What People Want

People want to be heard. The desire to tell
one’s story and to have it heard is universal. It’s part of the desire to live
a meaningful, purposeful life.

Kampala, Uganda–As I prepare to return to my home base, I leave behind people for whom I have enormous appreciation and respect. In the Philippines as we posed for a group photo some of the victims of repression joked that the gathering was the gallery of the next of those to be the disappeared and departed. It was dark humor born of their life and death struggle for human rights. It weighs heavy in my heart and on my mind.

As we left Yei, Sudan the coordinator of The United Methodist Church in this outpost, a young Sudanese, spoke of the lack of transportation and communication and said, “How long must I be a beggar?” He was requesting help in re-building the infrastructure that has been destroyed by twenty years of war. Virtually all that is needed to keep a society running must be re-built.

As I leave Kampala the remarks of our team leader here are embedded in my memory. “We are dying of poverty.”

These are not merely self-serving pleas for aid. They are statements of fact. Life is certainly good. But life that is repressed by violence, by neglect and by poverty is life denied. To claim their God-given destiny is a right we believe should be available to everyone, no matter the geography they inherit.

I leave these friends knowing that we stand in solidarity with each other and together we shall make progress in bringing this claim to reality. It is their commitment and hard work that will bring it to full flower. My presence is transitory and secondary. But they must know that we who live in more blessed circumstances care, and that we are committed to standing with them for more humane, fair and equitable living conditions. It’s the least we can do.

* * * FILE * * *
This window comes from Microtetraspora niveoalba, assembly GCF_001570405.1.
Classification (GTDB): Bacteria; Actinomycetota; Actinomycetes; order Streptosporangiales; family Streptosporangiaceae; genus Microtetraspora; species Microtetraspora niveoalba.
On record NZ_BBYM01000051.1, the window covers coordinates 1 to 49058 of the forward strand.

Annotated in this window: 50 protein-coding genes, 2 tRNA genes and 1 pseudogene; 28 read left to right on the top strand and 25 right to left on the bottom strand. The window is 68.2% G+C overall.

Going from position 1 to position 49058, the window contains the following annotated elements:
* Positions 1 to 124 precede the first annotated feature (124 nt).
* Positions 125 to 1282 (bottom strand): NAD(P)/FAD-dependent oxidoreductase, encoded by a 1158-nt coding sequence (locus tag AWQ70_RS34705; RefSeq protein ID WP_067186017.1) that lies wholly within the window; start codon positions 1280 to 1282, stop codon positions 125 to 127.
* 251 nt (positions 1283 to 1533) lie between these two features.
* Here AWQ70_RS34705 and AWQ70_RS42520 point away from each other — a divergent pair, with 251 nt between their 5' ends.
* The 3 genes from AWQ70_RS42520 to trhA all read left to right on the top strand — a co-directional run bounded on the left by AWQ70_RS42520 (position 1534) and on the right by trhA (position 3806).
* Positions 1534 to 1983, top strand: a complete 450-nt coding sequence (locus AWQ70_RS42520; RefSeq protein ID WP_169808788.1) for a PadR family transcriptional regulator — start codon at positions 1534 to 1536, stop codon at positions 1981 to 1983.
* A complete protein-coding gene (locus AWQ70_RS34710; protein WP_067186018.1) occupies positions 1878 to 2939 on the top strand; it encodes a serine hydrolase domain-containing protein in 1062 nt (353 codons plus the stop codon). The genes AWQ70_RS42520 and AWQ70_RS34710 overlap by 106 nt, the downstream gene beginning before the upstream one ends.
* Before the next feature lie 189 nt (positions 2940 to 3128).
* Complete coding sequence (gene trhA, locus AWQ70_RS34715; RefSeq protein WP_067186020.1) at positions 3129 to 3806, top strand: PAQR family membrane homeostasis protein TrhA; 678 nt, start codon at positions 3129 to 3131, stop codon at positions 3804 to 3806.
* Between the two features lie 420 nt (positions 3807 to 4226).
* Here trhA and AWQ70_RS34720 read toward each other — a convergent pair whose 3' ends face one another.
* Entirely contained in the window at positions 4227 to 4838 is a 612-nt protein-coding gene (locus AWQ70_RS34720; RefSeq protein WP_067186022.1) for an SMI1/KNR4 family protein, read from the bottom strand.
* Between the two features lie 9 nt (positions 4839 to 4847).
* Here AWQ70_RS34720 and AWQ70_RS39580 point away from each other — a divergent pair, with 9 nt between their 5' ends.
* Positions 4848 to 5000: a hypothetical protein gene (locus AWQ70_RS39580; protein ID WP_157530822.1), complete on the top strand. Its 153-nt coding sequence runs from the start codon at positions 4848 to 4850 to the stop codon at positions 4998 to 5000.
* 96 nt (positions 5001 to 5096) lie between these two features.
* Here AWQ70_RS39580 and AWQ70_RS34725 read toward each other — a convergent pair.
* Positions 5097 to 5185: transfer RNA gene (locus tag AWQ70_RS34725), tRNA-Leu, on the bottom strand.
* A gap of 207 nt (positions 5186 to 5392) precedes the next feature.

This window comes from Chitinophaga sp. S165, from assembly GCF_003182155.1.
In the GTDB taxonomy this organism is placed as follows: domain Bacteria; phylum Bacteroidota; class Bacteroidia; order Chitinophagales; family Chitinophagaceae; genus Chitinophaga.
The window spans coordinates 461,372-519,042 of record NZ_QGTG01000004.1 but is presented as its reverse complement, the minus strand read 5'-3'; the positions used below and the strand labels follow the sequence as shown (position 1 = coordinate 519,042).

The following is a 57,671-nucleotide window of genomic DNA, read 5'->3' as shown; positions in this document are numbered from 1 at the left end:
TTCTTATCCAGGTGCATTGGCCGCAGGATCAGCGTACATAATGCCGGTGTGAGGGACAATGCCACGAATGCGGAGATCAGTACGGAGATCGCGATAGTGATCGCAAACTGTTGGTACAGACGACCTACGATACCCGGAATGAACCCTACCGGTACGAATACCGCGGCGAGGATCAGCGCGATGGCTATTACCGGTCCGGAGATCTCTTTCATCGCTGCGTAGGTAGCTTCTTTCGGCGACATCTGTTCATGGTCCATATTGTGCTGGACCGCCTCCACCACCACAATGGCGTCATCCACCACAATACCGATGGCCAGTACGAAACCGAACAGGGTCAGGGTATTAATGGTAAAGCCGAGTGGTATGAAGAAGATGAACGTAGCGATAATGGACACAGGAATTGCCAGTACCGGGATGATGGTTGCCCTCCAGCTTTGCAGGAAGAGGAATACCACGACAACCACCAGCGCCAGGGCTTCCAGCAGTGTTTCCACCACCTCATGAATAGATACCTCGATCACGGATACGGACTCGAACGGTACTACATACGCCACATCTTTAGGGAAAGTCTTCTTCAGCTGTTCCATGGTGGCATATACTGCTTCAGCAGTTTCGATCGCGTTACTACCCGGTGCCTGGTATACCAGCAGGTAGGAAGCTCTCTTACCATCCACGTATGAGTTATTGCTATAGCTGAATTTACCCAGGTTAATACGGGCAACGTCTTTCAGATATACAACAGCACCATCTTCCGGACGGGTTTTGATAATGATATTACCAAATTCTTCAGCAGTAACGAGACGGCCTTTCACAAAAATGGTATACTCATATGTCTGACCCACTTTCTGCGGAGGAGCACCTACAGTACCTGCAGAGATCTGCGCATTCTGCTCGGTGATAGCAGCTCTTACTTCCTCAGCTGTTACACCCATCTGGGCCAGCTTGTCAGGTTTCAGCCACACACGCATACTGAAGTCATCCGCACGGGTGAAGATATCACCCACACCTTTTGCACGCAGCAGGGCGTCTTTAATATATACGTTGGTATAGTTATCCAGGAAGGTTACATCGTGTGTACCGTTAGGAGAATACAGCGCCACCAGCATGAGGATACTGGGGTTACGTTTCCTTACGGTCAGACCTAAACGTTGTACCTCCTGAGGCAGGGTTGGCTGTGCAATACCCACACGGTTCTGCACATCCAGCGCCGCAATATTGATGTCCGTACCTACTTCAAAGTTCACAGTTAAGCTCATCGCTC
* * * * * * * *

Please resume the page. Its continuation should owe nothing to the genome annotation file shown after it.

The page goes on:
So I prepare to return home grateful for these brothers and sisters who have vision and who are committed to serving others because they have an understanding of themselves and the world as God’s creation. It is to be protected and revered. They understand that those who are forgotten among them are people of dignity who are to be set free from the bondage of poverty and repression. And they know that life lived in service to others is life fulfilled, and this is our calling, to live in service to others.

It’s deeply moving to know these people and learn from them. Their testimony to the power of change for the good is made not only through their words but in their actions. I prepare to leave carrying with me hope, gratitude and joy that they are in this world and they understand these things so clearly and they live by principles of justice and serve daily. They give me strength and hope.

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